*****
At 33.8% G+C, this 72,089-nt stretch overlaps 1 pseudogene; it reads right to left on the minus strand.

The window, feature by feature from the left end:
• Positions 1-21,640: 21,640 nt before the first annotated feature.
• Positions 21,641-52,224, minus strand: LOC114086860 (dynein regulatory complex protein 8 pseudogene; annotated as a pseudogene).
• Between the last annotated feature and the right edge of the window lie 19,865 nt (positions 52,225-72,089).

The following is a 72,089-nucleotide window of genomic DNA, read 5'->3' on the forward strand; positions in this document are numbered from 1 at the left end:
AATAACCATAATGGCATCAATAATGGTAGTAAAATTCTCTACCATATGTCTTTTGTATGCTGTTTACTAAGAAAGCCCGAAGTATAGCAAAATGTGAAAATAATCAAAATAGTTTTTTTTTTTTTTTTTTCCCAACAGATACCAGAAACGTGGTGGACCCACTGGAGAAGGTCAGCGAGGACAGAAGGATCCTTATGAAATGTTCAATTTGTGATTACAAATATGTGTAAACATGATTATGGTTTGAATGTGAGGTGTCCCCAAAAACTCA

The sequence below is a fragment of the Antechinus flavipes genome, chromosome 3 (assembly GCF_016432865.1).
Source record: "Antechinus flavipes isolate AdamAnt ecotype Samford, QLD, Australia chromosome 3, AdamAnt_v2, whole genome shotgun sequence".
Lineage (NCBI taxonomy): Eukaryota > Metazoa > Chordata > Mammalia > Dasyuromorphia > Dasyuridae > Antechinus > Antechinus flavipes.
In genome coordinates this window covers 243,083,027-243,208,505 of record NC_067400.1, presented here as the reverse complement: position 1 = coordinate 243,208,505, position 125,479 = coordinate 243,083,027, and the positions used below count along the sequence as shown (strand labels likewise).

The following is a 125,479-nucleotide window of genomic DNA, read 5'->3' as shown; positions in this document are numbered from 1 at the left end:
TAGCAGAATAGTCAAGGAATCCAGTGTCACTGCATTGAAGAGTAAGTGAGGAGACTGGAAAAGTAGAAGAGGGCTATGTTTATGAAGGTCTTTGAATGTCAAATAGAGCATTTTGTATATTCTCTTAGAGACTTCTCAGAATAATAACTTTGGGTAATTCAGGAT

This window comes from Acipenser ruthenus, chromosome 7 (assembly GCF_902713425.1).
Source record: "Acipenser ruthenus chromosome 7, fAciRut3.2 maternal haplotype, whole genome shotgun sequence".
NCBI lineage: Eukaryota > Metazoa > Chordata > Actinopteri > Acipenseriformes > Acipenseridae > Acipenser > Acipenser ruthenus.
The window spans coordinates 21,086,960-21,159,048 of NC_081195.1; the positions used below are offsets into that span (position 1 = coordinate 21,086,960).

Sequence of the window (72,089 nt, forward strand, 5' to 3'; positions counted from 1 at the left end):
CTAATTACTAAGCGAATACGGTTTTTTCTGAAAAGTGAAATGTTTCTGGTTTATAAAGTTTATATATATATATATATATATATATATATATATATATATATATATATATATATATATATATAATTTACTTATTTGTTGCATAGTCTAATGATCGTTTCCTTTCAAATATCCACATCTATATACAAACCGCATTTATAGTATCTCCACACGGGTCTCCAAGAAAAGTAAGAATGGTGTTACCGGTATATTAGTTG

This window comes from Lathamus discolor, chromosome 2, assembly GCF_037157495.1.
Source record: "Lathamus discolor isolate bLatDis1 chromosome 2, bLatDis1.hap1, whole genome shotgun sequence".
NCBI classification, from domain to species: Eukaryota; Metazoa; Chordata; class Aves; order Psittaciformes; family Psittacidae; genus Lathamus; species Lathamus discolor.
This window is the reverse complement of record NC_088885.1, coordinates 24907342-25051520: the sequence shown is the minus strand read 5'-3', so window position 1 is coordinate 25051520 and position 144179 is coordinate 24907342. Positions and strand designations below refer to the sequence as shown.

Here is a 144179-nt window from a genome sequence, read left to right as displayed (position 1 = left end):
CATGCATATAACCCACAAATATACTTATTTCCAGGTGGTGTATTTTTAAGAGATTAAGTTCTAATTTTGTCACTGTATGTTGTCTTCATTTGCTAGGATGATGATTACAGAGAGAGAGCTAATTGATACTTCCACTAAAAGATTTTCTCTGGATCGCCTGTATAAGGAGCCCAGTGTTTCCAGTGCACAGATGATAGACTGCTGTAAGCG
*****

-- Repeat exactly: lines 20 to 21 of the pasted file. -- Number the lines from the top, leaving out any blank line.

This window comes from Lathamus discolor, chromosome 2, assembly GCF_037157495.1.
Source record: "Lathamus discolor isolate bLatDis1 chromosome 2, bLatDis1.hap1, whole genome shotgun sequence".